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Noir Through Space And Time

There's always a girl and there's always a gun: the Hero-Blaster used by Harrison Ford's character in the movie <em>Blade Runner</em>. The gun was up for auction in 2009.
Mark Ralston
AFP/Getty Images
There's always a girl and there's always a gun: the Hero-Blaster used by Harrison Ford's character in the movie Blade Runner. The gun was up for auction in 2009.

Spade's arms went around her, holding her to him, muscles bulging through his blue sleeves.

That line comes from The Maltese Falcon and the guy with the blue sleeves is none other than Sam Spade. I read those words in a worn paperback copy my dad loaned me when I was 18 and I was quickly hooked. I'd fallen in love with the dark world of the noir detective. But who hasn't?

What is it about these world-weary detectives that makes their stories so compelling that they can be told over and over again? More to the point, what makes noir so perfect for narratives of the future? Why are there so many detectives spread out across space and time?

The hard-boiled detective genre is remarkably flexible. It's been cast in a suburban high school (the remarkable Brick), it's been a done as literary comedy (Bored to Death) and it's been done a post-modem meta-fiction (Paul Auster's The New York Trilogy). All you need are the genre's fundamental elements: a dark city that knows how to keep its secrets; a dangerous woman with a past; rich kids caught up in the underworld and the powerful family that wants them back. At the center of it all is the detective.

He (it is usually a he) is a man intimate with loss, carrying the weight of a backstory we may never fully see. But that past is what lets him move so easily from one side of the law to the other, all the while guided by a moral compass of his own making. Through double-crosses too numerous to count (noir is renown for its inscrutable plots) and seduction to steamy to recount here, the detective prevails (or doesn't).

We have seen it a thousand times and never, ever seem to tire of it. Then the detective shows up in our visions of the future and we see it all again with fresh eyes.

The two most important appearances of future noir occurred at almost the same time. The first was Blade Runner and its hero Rick Deckard (played by Harrison Ford), a cop working in a bleak, over-crowded, decaying Los Angeles where the rain never lets up. Deckard's job — running down replicants (artificial humans) — takes an unexpected turn into the dark heights of corporate power and the arms of a woman he should know better than to fall for.

The second critical piece of future-noir was the epoch-making Neuromancer in which William Gibson helped set the stage for our collective imaginings of cyberspace. Neuromancer's protagonist Case is not strictly a detective. He is a damaged but brilliant hacker. His own quest for truth and redemption takes him through many noir-genre staples, including confrontation with a family of stratospheric wealth and power (they actually live in orbit).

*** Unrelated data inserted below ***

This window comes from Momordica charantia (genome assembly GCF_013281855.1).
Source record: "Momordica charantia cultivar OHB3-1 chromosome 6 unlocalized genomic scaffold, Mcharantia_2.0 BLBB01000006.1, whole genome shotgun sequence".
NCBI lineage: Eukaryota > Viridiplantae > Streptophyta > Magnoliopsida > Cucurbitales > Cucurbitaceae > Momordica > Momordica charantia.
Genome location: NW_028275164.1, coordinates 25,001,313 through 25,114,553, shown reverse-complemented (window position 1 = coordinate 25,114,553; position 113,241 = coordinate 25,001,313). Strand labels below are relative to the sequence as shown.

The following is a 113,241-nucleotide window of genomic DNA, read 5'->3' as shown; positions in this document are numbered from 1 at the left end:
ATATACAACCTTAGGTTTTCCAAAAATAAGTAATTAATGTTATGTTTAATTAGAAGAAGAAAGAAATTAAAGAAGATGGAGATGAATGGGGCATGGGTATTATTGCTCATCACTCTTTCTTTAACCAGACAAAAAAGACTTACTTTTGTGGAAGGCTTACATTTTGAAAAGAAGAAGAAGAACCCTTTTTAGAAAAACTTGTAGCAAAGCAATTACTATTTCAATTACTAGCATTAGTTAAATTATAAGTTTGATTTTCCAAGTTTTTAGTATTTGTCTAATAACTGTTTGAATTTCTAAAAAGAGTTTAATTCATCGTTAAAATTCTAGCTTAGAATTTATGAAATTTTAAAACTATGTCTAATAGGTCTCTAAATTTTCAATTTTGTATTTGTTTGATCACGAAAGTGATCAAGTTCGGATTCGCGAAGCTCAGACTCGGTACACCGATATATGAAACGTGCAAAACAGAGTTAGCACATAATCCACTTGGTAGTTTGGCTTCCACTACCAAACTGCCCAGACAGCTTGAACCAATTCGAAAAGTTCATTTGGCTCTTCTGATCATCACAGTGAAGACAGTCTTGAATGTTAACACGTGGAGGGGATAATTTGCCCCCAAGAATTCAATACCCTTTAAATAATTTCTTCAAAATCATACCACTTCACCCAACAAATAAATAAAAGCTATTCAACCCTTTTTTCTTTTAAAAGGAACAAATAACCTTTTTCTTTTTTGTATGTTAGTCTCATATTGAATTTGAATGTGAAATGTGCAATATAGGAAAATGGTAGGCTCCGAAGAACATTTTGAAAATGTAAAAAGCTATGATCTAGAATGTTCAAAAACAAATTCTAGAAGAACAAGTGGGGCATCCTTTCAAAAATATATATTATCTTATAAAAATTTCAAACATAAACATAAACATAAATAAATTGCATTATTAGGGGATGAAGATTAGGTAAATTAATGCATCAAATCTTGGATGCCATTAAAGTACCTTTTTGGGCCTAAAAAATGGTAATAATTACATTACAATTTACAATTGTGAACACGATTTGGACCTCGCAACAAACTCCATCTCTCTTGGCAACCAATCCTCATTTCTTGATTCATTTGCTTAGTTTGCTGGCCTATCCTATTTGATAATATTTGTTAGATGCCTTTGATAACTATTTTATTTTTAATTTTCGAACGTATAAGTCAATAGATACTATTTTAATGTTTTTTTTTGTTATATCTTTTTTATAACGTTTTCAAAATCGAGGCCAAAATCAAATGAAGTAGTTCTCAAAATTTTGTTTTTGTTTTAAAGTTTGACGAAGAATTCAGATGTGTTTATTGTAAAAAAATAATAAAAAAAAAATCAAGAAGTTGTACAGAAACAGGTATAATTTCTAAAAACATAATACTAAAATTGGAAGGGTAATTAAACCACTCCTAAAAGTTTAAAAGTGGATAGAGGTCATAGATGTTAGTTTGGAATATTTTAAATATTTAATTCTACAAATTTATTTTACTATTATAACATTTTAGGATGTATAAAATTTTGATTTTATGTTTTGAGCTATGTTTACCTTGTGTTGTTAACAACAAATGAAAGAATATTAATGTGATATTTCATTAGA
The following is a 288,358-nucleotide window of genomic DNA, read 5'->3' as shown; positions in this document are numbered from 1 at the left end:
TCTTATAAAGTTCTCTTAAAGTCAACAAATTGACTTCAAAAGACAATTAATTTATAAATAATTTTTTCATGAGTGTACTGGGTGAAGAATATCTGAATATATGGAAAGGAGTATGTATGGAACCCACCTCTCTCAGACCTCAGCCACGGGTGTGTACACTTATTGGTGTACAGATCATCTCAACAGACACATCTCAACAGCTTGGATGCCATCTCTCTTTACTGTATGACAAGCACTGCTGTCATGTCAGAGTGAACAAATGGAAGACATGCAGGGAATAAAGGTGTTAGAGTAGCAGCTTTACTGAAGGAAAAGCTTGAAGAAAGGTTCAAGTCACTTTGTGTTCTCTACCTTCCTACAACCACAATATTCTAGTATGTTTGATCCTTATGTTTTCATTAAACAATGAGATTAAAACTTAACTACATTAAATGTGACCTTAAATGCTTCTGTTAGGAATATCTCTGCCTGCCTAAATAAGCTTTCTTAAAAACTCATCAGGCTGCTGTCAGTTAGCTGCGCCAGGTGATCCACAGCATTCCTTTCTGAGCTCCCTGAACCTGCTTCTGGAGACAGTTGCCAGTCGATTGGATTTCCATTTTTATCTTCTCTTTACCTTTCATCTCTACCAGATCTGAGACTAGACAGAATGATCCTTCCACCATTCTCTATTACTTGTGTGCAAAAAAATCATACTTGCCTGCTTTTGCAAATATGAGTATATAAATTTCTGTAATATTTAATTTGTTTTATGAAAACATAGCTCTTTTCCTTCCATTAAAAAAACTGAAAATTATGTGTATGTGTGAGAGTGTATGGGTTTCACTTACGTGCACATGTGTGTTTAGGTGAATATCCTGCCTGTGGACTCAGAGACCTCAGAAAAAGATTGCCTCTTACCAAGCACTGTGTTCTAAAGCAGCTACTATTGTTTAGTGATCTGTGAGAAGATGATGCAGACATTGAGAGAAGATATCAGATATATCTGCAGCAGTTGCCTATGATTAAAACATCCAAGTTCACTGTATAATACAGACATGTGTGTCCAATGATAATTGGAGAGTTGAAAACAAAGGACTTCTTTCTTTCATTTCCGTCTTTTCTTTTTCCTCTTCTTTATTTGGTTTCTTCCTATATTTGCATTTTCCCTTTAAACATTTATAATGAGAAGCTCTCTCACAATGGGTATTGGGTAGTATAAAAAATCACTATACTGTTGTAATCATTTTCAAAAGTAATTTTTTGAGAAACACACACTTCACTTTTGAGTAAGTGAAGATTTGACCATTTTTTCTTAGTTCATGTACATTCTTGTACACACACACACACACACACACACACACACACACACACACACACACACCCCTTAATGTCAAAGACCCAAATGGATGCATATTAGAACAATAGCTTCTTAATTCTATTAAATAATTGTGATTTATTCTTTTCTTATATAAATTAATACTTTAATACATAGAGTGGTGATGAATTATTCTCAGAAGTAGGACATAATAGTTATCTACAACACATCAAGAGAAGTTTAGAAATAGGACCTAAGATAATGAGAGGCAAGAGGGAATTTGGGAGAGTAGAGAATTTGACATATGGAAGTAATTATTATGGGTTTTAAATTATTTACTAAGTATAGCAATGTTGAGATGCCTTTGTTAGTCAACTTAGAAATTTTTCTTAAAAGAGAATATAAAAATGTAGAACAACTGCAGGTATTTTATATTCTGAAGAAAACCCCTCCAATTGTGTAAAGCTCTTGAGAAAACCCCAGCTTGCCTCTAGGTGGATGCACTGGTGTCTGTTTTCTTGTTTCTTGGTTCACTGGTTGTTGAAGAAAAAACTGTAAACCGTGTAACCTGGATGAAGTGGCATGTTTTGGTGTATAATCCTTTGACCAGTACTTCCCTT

Neuromancer and Blade Runner served as ambassadors to a new kind of future — the dystopian world of cyberpunk. Gone were the gleaming silver starships of Star Trek's final frontier. Cyberpunk represented the earliest recognition that the digital future we were building might be something other than a free-flowing utopia.

It's a future full of giant, data-rich corporations running the world for their own benefit. It's a future full of cyber-ghettos, where people living at the margins serve the needs of their corporate overlords. It's a place where you don't want to find yourself on the wrong side of the line between power and powerlessness. It's a world where power is held by those who control information. It's, in short, the world the noir detective has always inhabited.

The years since Neuromancer and Blade Runner have been full of fiction that fit the noir mold. There was the fantastic novel Altered Carbon by Richard K. Morgan. In film, I Robot kept the form but lacked the deeper vision. More recently we saw Looper and Surrogates (both with Bruce Willis, if that says anything).

So what are we to make of the detectives of the future? It may be that they tell us something useful about the future. Their darkness may reflect a new understanding of progress and its price.

Or it could be that it's just all about the form. That is because nothing, absolutely nothing, beats a story about a guy, a gun, a mystery he can't shake and a city that knows how to keep its secrets.

You can keep up with more of what Adam Frank is thinking on Facebook and on Twitter: @AdamFrank4

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Adam Frank was a contributor to the NPR blog 13.7: Cosmos & Culture. A professor at the University of Rochester, Frank is a theoretical/computational astrophysicist and currently heads a research group developing supercomputer code to study the formation and death of stars. Frank's research has also explored the evolution of newly born planets and the structure of clouds in the interstellar medium. Recently, he has begun work in the fields of astrobiology and network theory/data science. Frank also holds a joint appointment at the Laboratory for Laser Energetics, a Department of Energy fusion lab.

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